Global biodiversity hotspot faces mining threat
Endangered amphibians, including a toad new to science, are at risk from planned copper extraction in Ecuador’s cloud forests
Part of the most wildlife-rich zone in the world could be turned into an open-cast copper mine, if a recent ruling in Ecuador stands.
A group of 12 research, conservation and environmental organisations has condemned the judgement by the Cotacachi canton court, and a legal team representing local communities is now appealing the decision.
Intag, in a mountainous region of northern Ecuador, is part of the Tropical Andes Biodiversity Hotspot, which is unequalled for biodiversity. The cloud forests of Intag are home to many critically endangered creatures, and rich in rare amphibians.
These include the longnose harlequin toad, rediscovered here in 2016 after decades when it was thought to be extinct. A new species of rocket frog, whose name is being chosen in an online poll from two suggested by local people, was discovered in 2019 within Intag’s Llurimagua area, now earmarked for mining.
Local communities have opposed mining here for decades, but recent national policy could now be working against them. Last year, Ecuador’s president, Guillermo Lasso, signed a decree supporting the development of mining in the country and said that he cannot allow indigenous groups “motivated by ‘political interests’ to ruin the nation’s economy.”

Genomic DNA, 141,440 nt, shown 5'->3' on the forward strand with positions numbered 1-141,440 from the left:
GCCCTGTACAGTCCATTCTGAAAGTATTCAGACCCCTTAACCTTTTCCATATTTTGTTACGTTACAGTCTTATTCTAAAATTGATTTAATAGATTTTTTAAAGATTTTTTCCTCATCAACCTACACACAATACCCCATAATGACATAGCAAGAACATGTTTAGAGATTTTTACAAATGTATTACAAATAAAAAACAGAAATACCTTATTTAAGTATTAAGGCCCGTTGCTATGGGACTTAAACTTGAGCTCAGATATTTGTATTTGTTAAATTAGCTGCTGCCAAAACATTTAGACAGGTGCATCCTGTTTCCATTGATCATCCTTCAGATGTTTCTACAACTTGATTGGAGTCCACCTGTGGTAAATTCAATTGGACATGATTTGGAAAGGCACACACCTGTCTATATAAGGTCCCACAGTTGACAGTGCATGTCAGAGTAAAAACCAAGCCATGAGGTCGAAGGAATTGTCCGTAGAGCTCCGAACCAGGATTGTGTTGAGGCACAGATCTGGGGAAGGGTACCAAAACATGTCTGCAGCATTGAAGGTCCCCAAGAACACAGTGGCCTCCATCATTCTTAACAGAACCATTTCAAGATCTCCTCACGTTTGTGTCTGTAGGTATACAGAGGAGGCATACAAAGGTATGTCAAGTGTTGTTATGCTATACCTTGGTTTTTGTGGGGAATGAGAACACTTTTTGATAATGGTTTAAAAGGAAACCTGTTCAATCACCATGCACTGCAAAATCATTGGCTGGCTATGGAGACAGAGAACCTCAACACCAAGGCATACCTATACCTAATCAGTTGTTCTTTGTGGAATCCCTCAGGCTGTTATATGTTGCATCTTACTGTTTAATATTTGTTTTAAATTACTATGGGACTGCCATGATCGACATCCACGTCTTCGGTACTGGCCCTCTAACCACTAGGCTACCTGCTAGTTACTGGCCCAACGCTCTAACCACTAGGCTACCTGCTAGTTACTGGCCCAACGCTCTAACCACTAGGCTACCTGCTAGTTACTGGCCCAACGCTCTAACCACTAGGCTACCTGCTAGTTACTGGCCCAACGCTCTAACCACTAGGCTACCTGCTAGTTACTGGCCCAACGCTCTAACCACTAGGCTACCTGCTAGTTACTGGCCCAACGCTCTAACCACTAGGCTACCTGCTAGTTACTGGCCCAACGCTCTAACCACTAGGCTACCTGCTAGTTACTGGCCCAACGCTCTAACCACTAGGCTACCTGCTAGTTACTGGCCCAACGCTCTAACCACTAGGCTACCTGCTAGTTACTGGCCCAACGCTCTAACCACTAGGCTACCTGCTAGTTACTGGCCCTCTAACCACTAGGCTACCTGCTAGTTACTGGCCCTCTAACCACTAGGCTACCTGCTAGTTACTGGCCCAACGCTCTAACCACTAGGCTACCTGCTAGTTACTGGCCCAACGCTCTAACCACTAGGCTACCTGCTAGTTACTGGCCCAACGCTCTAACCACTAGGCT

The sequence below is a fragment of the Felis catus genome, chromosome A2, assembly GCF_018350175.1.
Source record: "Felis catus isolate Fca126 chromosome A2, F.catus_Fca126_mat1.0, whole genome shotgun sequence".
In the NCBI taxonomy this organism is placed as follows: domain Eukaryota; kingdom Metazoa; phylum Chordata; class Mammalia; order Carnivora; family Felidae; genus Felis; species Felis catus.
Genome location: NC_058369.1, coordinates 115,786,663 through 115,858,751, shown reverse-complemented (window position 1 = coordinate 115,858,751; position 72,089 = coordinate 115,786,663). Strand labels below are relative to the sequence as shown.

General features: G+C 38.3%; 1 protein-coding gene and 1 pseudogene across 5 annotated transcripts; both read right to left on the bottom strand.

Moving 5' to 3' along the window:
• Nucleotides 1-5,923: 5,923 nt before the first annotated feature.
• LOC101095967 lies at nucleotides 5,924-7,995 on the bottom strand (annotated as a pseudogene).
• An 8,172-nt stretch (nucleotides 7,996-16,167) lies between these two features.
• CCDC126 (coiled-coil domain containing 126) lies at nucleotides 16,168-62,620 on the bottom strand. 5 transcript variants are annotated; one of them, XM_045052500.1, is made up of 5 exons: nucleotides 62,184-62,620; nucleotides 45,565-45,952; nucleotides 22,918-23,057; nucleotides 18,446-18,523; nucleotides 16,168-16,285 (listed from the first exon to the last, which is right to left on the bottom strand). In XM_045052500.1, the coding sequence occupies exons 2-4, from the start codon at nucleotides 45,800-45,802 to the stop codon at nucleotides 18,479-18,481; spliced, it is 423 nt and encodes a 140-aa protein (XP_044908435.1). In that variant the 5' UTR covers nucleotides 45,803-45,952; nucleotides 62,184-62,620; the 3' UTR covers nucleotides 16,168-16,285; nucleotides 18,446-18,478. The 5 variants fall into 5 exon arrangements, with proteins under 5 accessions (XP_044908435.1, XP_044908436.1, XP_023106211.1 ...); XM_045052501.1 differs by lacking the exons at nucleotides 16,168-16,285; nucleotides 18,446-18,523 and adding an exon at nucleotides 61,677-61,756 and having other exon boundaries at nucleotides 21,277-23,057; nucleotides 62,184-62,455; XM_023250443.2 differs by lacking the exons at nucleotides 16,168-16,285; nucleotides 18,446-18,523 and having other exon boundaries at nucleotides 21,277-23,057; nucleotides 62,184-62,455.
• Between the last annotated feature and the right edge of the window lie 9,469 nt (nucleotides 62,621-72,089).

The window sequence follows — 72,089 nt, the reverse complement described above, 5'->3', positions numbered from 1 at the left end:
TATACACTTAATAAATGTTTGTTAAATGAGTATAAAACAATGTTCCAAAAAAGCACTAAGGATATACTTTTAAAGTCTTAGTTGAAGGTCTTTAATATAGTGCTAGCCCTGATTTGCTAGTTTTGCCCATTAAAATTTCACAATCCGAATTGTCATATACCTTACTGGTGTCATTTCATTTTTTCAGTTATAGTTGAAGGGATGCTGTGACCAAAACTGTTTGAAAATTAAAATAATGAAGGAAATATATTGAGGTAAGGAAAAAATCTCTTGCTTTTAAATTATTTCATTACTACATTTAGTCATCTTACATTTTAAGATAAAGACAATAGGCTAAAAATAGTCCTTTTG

Ecuador’s state mining company and Codelco, the National Copper Corporation of Chile, hope to extract the metal over 27 years, with their joint venture now at an advanced exploratory stage.
Codelco is the world’s largest producer of copper, with pre-tax profits boosted by billions last year because of high global prices and demand, including for use of copper in electric vehicles.
An environmental impact assessment conducted for the mining companies did not include all the threatened and endangered species in the Llurimagua concession, such as the longnose harlequin toad, say campaigners. Despite this, the canton court declined to in March to provide more details on the reasoning behind the judgement.
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Carlos Zorrilla, an Intag farmer and environmental activist who is helping to lead local opposition to the mining, says that it “will turn out to be one of the world’s worst environmental catastrophes, if we allow it to go forth.”
Main image: A Longnose Harlequin Toad. © Gustavo Pazmiño